The Global Harmonized System of Classification and Labeling of Chemicals (GHS) uses simple pictograms to identify the various hazards that can be present with chemicals. Since this system is used around the world, it was important to use the images rather than words, which would cause difficulty due to language barriers. All the pictograms are very simple black and white images that are contained within a red diamond.
Many chemicals can have a variety of different effects, in which case it is necessary to use two or more of these pictograms at the same time to alert people of the risk. There are a total of nine different pictograms, each representing a different type of hazard. Learning about each of them is essential for anyone working with or around hazardous chemicals.
The first pictogram is of a person with a six pointed ‘star’ over the chest. It is designed to indicate that the chemical can cause some type of health hazard. This includes carcinogens, mutagenicity, reproductive toxicity, respiratory sensitizer, target organ toxicity, and aspiration toxicity.
The simple image of a black and white flame is easy to identify and will indicate that one of several fire related hazards are present. The specific hazards include flammable chemicals, pyrophoric, self-heating chemicals, chemicals that emit flammable gas, self-reactive chemicals, and organic peroxides.
The exclamation mark is a fairly straight forward symbol, and is used to indicate the presence of a skin or eye irritant, a chemical with acute toxicity, narcotic effects, respiratory tract irritant, and other risks. This pictogram is typically assigned to the least severe hazard classes with the only exception being skin sensitization.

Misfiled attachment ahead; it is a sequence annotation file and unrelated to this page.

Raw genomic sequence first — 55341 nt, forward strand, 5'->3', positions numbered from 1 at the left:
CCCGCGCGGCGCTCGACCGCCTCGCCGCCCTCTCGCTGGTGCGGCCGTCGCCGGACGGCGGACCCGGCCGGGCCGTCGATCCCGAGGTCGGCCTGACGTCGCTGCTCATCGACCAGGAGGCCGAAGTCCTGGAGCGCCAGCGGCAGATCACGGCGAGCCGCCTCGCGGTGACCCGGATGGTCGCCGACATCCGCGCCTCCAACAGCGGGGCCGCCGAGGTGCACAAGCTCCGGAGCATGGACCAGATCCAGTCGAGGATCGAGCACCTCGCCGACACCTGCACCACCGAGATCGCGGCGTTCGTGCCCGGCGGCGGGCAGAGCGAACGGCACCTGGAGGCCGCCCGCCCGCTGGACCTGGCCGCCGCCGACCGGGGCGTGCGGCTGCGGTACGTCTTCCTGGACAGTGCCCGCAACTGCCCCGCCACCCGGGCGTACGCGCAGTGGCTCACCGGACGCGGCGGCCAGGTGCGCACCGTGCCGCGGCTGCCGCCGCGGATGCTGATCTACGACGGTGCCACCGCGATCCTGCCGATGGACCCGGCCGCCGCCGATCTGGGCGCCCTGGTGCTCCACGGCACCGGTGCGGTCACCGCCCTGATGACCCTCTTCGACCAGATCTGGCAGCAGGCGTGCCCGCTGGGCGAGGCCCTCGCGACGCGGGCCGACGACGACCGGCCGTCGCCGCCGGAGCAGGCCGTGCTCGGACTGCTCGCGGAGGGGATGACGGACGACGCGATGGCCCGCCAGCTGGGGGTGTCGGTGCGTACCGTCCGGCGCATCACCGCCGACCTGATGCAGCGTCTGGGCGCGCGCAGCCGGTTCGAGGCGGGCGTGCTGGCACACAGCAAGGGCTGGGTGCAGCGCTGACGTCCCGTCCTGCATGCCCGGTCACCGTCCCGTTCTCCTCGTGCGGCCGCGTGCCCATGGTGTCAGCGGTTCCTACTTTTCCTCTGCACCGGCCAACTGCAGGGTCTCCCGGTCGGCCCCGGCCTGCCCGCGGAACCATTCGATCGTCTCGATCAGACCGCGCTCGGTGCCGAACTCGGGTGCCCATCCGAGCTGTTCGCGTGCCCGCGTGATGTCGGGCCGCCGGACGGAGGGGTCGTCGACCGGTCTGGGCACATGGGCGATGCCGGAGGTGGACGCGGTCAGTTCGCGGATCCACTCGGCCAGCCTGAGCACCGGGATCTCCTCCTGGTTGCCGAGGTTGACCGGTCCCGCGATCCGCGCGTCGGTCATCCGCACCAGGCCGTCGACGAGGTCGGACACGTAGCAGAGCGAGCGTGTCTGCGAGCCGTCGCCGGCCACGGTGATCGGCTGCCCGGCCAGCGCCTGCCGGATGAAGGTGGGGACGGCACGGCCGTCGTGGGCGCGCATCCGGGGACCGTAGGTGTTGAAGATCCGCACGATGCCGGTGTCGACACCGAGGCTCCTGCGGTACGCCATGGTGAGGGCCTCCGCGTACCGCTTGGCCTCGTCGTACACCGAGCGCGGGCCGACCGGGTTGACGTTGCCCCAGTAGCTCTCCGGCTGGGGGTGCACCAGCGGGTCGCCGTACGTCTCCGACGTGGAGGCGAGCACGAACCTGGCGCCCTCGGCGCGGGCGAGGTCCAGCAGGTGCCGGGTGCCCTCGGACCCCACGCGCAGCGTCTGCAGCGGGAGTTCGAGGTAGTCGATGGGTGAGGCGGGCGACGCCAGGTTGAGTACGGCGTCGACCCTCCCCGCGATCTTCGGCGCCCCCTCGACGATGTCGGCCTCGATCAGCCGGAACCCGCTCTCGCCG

The basic image of a gas cylinder is used to indicate any type of gas that is under pressure, or which are liquefied and refrigerated. There is only one hazard classes that uses this pictogram — gases under pressure. Hazards presented by these products are related to the high pressure or cold temperatures.
This pictogram has two test tubes pouring out a liquid. The first is pouring onto a black line used to represent metals, and the second is onto a hand. In both cases, there are lines to indicate that the liquid is burning through the metal and/or hand. Any chemical that is corrosive and can cause skin burns, eye damage, or eat through metals will require this label.
A broken black circle with lines and ‘shrapnel’ is used to represent an explosion. This pictogram is required when the chemical can cause an explosion, is self-reactive, or is an organic peroxide. They present severe fire and explosion hazards and can cause serious injury or property damage if not handled properly.
Flame over Circle
The flame over circle pictogram is used to label all oxidizers — liquid, solid, or gas — indicating an explosion hazard. It is important not to confuse this one with the simple flame pictogram mentioned above. Here, the "O" represents oxygen and the flame indicates an explosion or fire hazard if not stored or handled properly.
The pictogram itself has a tree without leaves and a dead fish to identify chemicals that can cause aquatic toxicity or harm to the environment. This is the only pictogram not explicitly required for compliance, but many suppliers voluntarily disclose these hazards by using this pictogram.
Skull and Crossbones
The traditional skull and crossbones symbol is used to identify chemicals that are acutely toxic, indicating exposure to the hazardous chemical can cause death or poisoning.
- Are GHS pictograms and hazard labels the same?
- What is the GHS format?
- Can GHS pictograms be black and white?
- How can I make my own GHS labels?
- How do I read GHS labels?
- How many hazard groups are there in GHS?
- How can I properly create GHS labels?
- When is GHS required?